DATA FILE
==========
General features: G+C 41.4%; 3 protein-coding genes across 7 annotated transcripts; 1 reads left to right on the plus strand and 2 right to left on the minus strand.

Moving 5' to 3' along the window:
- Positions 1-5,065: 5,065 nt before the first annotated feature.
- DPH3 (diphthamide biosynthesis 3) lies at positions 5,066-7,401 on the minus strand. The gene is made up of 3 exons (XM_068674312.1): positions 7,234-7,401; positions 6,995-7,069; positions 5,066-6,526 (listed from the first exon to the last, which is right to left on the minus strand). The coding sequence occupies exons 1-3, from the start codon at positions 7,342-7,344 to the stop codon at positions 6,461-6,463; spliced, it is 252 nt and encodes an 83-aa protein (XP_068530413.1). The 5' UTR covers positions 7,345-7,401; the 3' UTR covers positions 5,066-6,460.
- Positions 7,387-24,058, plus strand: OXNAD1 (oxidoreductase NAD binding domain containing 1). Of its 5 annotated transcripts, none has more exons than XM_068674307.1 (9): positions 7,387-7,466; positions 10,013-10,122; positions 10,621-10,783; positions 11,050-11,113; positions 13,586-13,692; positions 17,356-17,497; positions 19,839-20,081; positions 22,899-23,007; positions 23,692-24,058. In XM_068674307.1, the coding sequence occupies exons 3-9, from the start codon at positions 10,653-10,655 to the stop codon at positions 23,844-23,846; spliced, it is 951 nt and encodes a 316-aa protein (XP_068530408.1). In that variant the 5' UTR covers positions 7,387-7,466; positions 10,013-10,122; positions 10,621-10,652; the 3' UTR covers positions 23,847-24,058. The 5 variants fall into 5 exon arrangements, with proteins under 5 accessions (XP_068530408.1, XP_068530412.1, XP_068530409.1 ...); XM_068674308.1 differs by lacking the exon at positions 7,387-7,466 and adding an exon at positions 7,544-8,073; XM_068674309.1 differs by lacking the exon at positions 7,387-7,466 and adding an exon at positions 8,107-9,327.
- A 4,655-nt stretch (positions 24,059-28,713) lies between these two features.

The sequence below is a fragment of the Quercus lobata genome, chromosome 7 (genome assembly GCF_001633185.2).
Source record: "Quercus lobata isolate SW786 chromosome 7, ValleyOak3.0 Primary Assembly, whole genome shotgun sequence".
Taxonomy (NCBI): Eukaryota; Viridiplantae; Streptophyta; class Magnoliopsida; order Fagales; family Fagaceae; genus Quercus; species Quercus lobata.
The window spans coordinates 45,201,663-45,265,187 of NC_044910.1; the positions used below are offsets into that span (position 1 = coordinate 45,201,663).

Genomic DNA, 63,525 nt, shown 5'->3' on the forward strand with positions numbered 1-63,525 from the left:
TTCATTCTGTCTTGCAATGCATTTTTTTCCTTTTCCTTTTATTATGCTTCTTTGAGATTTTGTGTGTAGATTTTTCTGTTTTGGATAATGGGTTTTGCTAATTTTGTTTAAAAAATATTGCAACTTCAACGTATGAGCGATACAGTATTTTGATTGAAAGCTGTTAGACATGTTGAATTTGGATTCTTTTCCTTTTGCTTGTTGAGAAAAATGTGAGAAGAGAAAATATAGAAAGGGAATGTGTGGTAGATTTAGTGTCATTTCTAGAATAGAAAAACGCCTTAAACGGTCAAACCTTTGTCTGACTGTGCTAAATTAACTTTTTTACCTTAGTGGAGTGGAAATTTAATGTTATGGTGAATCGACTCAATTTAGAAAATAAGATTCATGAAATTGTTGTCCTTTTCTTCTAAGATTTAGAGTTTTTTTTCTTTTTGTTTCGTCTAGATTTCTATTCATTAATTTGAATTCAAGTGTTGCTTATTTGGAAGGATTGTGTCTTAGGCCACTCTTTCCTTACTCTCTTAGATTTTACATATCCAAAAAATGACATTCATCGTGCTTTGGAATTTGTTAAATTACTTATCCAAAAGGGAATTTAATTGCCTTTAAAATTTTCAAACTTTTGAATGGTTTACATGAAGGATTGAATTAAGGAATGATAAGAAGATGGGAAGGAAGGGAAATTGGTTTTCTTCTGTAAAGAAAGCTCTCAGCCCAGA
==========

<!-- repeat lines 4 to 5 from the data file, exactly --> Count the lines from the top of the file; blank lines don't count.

- DPH3 (diphthamide biosynthesis 3) lies at positions 5,066-7,401 on the minus strand. The gene is made up of 3 exons (XM_068674312.1): positions 7,234-7,401; positions 6,995-7,069; positions 5,066-6,526 (listed from the first exon to the last, which is right to left on the minus strand). The coding sequence occupies exons 1-3, from the start codon at positions 7,342-7,344 to the stop codon at positions 6,461-6,463; spliced, it is 252 nt and encodes an 83-aa protein (XP_068530413.1). The 5' UTR covers positions 7,345-7,401; the 3' UTR covers positions 5,066-6,460.
- Positions 7,387-24,058, plus strand: OXNAD1 (oxidoreductase NAD binding domain containing 1). Of its 5 annotated transcripts, none has more exons than XM_068674307.1 (9): positions 7,387-7,466; positions 10,013-10,122; positions 10,621-10,783; positions 11,050-11,113; positions 13,586-13,692; positions 17,356-17,497; positions 19,839-20,081; positions 22,899-23,007; positions 23,692-24,058. In XM_068674307.1, the coding sequence occupies exons 3-9, from the start codon at positions 10,653-10,655 to the stop codon at positions 23,844-23,846; spliced, it is 951 nt and encodes a 316-aa protein (XP_068530408.1). In that variant the 5' UTR covers positions 7,387-7,466; positions 10,013-10,122; positions 10,621-10,652; the 3' UTR covers positions 23,847-24,058. The 5 variants fall into 5 exon arrangements, with proteins under 5 accessions (XP_068530408.1, XP_068530412.1, XP_068530409.1 ...); XM_068674308.1 differs by lacking the exon at positions 7,387-7,466 and adding an exon at positions 7,544-8,073; XM_068674309.1 differs by lacking the exon at positions 7,387-7,466 and adding an exon at positions 8,107-9,327.